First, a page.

How Tracking Technology Reach Your Plate?
While technology has the ability to take us far beyond what we could ever have imagined not that long ago, this is not to say that everyone is going to be spending their working lives stuck behind a computer screen.
There are, despite economic growth and technological advances, a myriad of jobs and professions that still require a hands-on approach. These jobs still span all sectors – farming, construction, and hospitality. The human element is still a crucial element.
Improving productivity, reducing fraud
However, where tech comes in is to systemize many of these jobs to make them on only more productive and efficient, but in some areas to also eliminate the element of risk and human error.
One of the ways in which tech can help more ‘physical’ businesses is through labeling and tracking a process from start to finish – and beyond. Let’s follow one product – for example, the humble fishcake. Seafood is often at risk of being fraudulently passed on as better quality, and therefore higher priced than they are due to the complex nature of the supply chain. This has a severe impact on the market as a whole.
The lifecycle of the humble fishcake
A good fishcake will have started its life in, for example, the North Sea. A fishing trawler will have pulled some cod into his nets and placed them into fish bins according to category. These bins will be pre-labeled with bar codes so that when the catch is taken back into the dock, those fish are automatically assigned a batch identity that will follow it through its life cycle, from the area of the sea in which it was caught, right through to the plate it eventually lands on.
Assigned to this batch identity, or ‘tag’, every bit of information will be recorded – where it was caught, who the fishermen were, which dock it was delivered to, the factory where it was processed, storage temperatures at every process, how many products it was filleted down into, where it was packaged, which supermarket shelf, or restaurant plate it ended up on, and even who ate and consumed it.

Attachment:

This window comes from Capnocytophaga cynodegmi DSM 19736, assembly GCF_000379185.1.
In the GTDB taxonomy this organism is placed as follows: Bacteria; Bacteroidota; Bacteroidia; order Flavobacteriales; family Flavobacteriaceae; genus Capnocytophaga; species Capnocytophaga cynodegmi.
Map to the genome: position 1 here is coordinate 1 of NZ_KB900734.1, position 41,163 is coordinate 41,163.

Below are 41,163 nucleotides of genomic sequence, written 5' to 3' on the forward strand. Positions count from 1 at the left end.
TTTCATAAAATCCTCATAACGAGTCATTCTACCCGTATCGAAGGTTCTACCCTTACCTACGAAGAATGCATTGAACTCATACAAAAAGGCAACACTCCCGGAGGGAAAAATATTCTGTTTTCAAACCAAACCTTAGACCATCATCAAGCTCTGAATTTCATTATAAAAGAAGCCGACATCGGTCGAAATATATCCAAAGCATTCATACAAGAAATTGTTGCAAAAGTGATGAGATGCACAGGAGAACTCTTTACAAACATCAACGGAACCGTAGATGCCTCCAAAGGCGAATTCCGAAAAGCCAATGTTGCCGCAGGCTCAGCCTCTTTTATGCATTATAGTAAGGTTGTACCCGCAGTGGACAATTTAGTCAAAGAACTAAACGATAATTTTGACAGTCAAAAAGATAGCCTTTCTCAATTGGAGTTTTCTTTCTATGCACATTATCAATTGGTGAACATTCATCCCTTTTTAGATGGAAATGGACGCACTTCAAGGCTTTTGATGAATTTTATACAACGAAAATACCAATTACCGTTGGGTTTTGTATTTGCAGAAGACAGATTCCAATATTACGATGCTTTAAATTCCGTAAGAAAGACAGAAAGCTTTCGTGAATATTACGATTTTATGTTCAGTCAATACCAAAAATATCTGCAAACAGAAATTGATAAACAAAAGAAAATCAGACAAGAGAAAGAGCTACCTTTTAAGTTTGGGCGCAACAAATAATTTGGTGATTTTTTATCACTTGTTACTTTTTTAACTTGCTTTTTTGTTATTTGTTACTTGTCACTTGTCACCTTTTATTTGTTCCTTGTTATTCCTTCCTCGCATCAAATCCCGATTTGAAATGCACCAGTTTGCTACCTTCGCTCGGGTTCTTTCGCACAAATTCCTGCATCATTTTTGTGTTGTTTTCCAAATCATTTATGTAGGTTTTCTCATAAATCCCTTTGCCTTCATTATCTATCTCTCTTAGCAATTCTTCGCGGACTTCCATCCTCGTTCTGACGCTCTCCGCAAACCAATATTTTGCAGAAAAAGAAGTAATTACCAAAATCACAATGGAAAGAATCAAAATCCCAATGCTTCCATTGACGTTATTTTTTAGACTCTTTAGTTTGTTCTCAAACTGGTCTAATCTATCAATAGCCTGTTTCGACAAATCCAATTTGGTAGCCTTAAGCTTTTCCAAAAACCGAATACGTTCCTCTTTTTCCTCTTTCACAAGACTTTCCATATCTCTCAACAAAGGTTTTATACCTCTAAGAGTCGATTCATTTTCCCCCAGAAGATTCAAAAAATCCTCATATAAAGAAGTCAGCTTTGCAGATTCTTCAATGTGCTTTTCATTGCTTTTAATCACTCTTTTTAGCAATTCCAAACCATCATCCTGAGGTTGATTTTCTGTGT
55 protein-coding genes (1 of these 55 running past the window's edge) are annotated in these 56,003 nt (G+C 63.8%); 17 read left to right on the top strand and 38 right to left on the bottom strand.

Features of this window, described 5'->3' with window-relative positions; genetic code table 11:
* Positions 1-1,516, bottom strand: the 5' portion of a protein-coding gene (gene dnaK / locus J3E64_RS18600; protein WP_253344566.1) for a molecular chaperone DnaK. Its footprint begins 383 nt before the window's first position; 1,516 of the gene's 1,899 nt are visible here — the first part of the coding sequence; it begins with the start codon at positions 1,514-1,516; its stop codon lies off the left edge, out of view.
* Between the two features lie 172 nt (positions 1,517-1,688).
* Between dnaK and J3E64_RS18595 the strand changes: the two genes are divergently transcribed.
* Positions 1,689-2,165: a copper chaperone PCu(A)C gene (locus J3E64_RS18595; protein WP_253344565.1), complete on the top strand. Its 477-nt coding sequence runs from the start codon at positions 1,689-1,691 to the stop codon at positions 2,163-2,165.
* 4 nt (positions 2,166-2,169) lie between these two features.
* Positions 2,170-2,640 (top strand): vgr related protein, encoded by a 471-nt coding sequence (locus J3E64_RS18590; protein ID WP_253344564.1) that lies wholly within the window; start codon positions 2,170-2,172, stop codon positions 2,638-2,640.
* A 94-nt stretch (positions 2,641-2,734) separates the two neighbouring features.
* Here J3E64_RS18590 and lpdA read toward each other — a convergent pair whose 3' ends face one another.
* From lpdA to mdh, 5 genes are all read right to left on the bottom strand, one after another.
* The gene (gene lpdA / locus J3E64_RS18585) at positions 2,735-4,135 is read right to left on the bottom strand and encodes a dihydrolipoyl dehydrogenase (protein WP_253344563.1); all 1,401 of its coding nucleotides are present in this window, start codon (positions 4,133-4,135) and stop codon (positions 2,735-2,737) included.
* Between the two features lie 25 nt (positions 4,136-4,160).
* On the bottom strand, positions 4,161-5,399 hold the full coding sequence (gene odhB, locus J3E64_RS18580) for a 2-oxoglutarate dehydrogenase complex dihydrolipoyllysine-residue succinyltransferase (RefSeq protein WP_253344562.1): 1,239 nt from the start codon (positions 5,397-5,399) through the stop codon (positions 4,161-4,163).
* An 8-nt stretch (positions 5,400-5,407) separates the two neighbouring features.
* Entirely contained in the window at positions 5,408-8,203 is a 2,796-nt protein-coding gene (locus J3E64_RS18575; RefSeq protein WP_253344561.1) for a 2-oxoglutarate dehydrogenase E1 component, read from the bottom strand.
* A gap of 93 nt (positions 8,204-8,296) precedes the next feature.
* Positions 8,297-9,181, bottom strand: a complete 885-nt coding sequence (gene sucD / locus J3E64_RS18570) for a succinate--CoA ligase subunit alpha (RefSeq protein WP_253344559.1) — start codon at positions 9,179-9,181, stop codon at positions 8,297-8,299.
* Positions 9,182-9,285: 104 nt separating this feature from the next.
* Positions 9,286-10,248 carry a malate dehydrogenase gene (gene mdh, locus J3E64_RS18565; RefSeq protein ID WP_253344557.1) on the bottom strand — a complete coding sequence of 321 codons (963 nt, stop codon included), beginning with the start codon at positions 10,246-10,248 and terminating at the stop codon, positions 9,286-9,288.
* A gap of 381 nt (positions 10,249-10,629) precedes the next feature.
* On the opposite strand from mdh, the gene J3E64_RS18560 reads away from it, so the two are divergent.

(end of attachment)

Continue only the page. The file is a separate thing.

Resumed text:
All this information can be stored on a barcode, or QR code, available to anyone who is interested in the provenance of that one fish cake. Many restaurants are even placing it on menus to reassure their customers of the genuine provenance of their food.
A shrinking world
Our online world has certainly created a global marketplace that is more open to scrutiny by a global audience. Consumers are incredibly tech-savvy. They are environmentally conscious, displaying a more discerning and demanding attitude towards the products they purchase to be sustainable and ecologically sound.
And technology has driven this demand for quality and sustainability, not just in the food supply chain, but in every other sector too.
In the construction industry, it is crucial that all construction processes are now carried out in a way that reduces waste, conserves energy consumption, and promotes a more sustainable way of running and maintaining the building overall.
While traveling is one of the biggest offenders in contributing to the carbon footprint, the hospitality industry has long since been conscious of taking a more robust approach to better managing energy and water consumption, cutting back on single-use plastics, and implementing more responsible wastage solutions – particularly in areas of outstanding natural beauty.
Technology is at the forefront of the pressure that is being placed on international companies to achieve robust standards in sustainability. It has opened up the channels of scrutiny, ensuring that there is no longer any place to hide fraudulent and destructive company policies that are today considered outdated and damaging to the environment.